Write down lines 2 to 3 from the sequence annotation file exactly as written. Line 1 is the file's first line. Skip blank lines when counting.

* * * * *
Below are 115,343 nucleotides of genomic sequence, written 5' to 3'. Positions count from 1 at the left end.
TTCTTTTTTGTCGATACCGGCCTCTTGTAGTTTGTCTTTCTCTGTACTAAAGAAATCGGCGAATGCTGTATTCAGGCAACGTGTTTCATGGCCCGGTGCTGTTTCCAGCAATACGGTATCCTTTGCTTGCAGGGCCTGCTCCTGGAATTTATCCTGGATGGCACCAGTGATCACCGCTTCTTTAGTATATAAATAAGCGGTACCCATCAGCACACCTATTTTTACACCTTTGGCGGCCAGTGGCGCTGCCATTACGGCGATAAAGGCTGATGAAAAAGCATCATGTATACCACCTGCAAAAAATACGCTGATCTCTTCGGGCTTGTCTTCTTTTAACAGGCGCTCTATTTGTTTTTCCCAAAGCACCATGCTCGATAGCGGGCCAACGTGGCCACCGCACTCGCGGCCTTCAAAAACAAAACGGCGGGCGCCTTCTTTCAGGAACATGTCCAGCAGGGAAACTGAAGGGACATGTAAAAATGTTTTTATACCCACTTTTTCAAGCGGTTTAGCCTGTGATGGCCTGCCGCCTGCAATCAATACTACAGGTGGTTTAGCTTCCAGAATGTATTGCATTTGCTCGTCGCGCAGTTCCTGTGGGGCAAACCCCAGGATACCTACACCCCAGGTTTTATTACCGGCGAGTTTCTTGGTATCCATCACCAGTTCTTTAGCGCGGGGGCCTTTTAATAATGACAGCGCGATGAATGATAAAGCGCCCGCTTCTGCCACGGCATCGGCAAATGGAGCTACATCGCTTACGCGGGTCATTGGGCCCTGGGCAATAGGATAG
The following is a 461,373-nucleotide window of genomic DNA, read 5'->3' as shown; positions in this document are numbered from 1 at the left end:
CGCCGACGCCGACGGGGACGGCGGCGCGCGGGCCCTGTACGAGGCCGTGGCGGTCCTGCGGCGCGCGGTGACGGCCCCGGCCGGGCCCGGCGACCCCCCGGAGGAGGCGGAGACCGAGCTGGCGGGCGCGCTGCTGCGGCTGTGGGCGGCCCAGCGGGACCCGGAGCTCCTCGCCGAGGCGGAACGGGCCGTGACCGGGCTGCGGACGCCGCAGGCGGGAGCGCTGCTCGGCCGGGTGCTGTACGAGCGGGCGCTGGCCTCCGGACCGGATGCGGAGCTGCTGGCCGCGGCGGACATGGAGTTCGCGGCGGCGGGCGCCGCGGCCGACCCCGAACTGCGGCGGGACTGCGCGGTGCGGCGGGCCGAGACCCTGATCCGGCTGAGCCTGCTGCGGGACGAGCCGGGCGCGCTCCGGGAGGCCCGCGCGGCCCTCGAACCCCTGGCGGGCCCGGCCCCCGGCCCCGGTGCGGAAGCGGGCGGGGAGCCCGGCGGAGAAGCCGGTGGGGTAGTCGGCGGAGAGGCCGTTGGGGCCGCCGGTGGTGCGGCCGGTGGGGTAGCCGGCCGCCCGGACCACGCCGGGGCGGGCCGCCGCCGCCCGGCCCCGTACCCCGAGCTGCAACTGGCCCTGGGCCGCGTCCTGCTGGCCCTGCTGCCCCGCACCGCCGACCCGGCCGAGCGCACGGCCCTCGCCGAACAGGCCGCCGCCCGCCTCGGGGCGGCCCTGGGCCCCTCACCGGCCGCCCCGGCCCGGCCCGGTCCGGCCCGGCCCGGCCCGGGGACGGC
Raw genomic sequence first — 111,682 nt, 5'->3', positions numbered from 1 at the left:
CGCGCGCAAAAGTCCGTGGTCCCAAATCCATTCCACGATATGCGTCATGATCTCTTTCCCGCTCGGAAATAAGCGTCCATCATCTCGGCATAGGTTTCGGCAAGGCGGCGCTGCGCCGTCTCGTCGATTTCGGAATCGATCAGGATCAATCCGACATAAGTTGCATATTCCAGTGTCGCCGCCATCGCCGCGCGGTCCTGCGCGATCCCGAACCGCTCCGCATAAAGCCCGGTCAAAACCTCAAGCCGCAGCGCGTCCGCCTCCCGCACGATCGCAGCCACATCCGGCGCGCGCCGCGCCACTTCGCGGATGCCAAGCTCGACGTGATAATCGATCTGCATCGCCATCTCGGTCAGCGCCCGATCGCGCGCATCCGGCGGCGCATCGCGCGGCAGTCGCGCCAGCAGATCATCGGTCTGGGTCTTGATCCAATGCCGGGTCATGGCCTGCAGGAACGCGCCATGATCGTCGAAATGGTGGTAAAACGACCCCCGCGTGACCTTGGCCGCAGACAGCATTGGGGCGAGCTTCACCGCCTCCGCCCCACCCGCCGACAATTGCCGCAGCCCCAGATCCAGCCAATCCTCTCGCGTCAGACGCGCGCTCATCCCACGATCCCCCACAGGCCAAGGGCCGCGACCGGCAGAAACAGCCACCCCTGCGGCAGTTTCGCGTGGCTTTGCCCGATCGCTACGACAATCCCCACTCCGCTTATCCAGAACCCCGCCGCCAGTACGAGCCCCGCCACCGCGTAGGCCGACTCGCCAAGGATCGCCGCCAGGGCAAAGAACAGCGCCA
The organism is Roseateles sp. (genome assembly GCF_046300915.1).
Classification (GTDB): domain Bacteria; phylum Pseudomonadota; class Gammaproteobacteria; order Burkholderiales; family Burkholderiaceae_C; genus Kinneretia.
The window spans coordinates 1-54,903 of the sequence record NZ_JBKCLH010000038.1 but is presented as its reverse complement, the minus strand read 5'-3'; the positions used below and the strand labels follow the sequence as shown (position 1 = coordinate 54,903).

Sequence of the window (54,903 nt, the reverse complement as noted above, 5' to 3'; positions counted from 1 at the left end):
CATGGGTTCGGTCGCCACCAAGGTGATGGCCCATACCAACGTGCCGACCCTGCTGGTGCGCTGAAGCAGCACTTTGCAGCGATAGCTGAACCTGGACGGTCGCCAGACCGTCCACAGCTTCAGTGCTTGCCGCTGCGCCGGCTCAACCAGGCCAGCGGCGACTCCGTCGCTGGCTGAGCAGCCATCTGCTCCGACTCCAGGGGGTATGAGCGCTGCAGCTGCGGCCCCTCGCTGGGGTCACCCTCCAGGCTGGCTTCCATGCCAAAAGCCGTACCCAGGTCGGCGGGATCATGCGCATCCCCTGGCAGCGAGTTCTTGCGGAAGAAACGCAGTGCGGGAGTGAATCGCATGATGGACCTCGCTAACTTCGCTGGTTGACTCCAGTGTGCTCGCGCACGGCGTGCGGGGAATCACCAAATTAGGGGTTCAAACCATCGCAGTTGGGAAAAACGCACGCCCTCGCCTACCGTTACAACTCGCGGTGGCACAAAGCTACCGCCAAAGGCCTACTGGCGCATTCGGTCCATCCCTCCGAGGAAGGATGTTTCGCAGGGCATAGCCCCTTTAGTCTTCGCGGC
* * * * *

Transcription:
TTCTTTTTTGTCGATACCGGCCTCTTGTAGTTTGTCTTTCTCTGTACTAAAGAAATCGGCGAATGCTGTATTCAGGCAACGTGTTTCATGGCCCGGTGCTGTTTCCAGCAATACGGTATCCTTTGCTTGCAGGGCCTGCTCCTGGAATTTATCCTGGATGGCACCAGTGATCACCGCTTCTTTAGTATATAAATAAGCGGTACCCATCAGCACACCTATTTTTACACCTTTGGCGGCCAGTGGCGCTGCCATTACGGCGATAAAGGCTGATGAAAAAGCATCATGTATACCACCTGCAAAAAATACGCTGATCTCTTCGGGCTTGTCTTCTTTTAACAGGCGCTCTATTTGTTTTTCCCAAAGCACCATGCTCGATAGCGGGCCAACGTGGCCACCGCACTCGCGGCCTTCAAAAACAAAACGGCGGGCGCCTTCTTTCAGGAACATGTCCAGCAGGGAAACTGAAGGGACATGTAAAAATGTTTTTATACCCACTTTTTCAAGCGGTTTAGCCTGTGATGGCCTGCCGCCTGCAATCAATACTACAGGTGGTTTAGCTTCCAGAATGTATTGCATTTGCTCGTCGCGCAGTTCCTGTGGGGCAAACCCCAGGATACCTACACCCCAGGTTTTATTACCGGCGAGTTTCTTGGTATCCATCACCAGTTCTTTAGCGCGGGGGCCTTTTAATAATGACAGCGCGATGAATGATAAAGCGCCCGCTTCTGCCACGGCATCGGCAAATGGAGCTACATCGCTTACGCGGGTCATTGGGCCCTGGGCAATAGGATAG
The following is a 461,373-nucleotide window of genomic DNA, read 5'->3' as shown; positions in this document are numbered from 1 at the left end: